$1.2-Million Repair Job Underway On Iconic Fire Island Lighthouse

FIRE ISLAND, N.Y. (CBSNewYork) — For many, the Fire Island Lighthouse is the very symbol of Long Island.

For nearly 160-years, it has helped to guide mariners.

The foundation of the historic lighthouse was undermined by Superstorm Sandy’s floodwaters so now, it’s being repaired.

The workers at the base of the lighthouse were an unusual sight Tuesday, as they replaced the original terra style stones that have been there since the lighthouse first shined it’s beacon in 1859.

“Back when Superstorm Sandy went through, we had five feet of water wash through and undermine one of the corners of the base of the terrace, and it started to fall in and crack a little bit,” David Griese, Fire Island Lighthouse Preservation Society, said.

The National Park Service is paying for the repairs to the popular lighthouse, which draws hundreds of thousands of visitors each year. Some marvel at the original lens on display that first powered through the lighthouse.

As CBS2’s Hazel Sanchez reported, there are 30,000 people every year who are willing to take on the 182 spiral steps to make it to the top of the 168 foot tower.

Once there, they can enjoy the panoramic views of the ocean and barrier island, and mariners can rely on its two continuously rotating 1,000 watt bulbs.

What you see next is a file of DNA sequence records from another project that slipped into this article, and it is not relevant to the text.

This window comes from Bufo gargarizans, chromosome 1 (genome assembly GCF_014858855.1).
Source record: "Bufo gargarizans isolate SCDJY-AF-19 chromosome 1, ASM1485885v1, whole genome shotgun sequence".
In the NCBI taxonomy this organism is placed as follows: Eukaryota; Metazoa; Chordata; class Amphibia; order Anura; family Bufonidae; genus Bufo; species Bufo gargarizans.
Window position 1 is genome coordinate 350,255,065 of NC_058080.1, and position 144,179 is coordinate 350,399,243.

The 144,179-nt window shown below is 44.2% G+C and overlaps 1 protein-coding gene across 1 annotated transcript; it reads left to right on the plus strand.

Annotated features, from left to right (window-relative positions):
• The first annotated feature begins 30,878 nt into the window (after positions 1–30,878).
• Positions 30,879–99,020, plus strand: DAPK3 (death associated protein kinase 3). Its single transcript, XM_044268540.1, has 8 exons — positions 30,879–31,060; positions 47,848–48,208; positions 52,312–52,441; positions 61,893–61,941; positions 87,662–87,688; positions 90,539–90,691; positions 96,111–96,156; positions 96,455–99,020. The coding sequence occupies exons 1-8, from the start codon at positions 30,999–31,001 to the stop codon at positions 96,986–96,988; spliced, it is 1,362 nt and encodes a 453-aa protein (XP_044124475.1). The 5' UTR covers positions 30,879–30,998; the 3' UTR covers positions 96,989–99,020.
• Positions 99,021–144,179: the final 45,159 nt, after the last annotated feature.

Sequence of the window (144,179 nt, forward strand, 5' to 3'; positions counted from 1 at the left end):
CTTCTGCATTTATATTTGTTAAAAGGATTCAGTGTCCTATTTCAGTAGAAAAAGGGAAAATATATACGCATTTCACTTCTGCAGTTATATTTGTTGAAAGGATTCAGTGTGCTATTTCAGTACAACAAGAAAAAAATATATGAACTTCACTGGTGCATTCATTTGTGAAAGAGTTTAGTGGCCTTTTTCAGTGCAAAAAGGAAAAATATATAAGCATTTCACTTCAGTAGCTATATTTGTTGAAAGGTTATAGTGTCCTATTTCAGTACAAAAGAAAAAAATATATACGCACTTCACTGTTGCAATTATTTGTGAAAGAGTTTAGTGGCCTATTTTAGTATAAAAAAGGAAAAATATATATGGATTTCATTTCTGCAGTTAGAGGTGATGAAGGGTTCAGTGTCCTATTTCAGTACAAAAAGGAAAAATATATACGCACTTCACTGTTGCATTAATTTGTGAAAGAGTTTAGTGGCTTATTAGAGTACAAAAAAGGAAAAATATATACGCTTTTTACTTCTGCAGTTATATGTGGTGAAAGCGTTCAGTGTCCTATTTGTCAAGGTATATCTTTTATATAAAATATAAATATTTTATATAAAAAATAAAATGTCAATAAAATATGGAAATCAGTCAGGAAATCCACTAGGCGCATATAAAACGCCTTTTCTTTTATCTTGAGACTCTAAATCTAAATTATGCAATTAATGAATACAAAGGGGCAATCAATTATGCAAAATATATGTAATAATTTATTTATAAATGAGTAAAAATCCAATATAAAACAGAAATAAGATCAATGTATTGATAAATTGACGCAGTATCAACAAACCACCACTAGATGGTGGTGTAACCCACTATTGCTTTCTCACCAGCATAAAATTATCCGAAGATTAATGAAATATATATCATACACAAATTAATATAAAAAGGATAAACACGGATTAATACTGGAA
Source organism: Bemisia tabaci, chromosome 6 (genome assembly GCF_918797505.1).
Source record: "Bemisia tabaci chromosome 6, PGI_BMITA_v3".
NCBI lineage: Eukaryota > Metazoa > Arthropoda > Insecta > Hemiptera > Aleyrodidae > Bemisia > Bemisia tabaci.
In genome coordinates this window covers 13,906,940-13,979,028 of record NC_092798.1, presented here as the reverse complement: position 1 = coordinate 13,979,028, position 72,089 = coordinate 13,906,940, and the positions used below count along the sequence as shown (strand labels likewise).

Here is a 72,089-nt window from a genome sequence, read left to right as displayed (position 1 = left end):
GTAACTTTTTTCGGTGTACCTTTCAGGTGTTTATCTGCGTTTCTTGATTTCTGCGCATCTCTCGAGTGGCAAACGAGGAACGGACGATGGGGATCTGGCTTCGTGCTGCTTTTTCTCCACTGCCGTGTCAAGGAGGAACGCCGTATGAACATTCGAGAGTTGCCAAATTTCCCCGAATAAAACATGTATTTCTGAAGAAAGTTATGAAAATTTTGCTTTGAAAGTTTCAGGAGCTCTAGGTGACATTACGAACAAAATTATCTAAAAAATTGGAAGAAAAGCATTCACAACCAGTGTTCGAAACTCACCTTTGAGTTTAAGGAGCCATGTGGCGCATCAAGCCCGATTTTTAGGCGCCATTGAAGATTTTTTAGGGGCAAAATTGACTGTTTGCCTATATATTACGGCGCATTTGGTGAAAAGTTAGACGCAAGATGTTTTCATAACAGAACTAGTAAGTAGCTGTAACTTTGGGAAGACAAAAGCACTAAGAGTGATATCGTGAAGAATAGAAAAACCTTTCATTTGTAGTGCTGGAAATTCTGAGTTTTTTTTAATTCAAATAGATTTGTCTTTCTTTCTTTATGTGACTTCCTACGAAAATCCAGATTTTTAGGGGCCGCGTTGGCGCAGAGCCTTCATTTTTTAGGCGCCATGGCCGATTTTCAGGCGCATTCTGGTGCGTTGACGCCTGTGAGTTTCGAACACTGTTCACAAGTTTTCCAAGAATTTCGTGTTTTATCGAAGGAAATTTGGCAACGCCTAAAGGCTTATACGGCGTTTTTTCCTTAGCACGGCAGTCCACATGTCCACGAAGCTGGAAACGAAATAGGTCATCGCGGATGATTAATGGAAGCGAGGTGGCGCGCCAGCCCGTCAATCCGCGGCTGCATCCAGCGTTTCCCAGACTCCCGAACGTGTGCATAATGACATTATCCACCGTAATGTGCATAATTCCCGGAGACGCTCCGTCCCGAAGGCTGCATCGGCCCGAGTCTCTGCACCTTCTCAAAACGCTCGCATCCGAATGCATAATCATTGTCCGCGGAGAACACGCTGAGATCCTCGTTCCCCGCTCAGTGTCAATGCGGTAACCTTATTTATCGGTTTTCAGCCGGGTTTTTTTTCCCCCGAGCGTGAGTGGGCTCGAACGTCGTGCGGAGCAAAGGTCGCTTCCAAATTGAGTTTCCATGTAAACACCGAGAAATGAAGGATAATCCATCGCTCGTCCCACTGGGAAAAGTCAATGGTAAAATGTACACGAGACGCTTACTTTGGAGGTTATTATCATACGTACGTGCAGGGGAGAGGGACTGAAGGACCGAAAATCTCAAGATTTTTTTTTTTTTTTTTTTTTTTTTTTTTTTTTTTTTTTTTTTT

“That’s able to shine a light over 21 miles that ships can still see, and they still use it even though there’s GPS and radar,” Griese said.

Lighthouse managers said despite the eroding terrace, the lighthouse is structurally sound and safe, and that’s reassuring to its many fans.

“I think it’s important, because this lighthouse is such a big part of Long Island’s history,’ Matthew Van Rossen said.

The lighthouse has stood on the west side of Fire Island since before the civil war to greet generations of newcomers.

“Most likely it was the first lighthouse immigrants saw in the 1850s when they were coming to New York City,” Griese said.

It’s expected the $1.2-million repair job will be completed in June, in time for the extremely busy summer season.

Managers said at times the work may require them to close off the front entrance, but visitors can still use the nearby boardwalk entrance.

 

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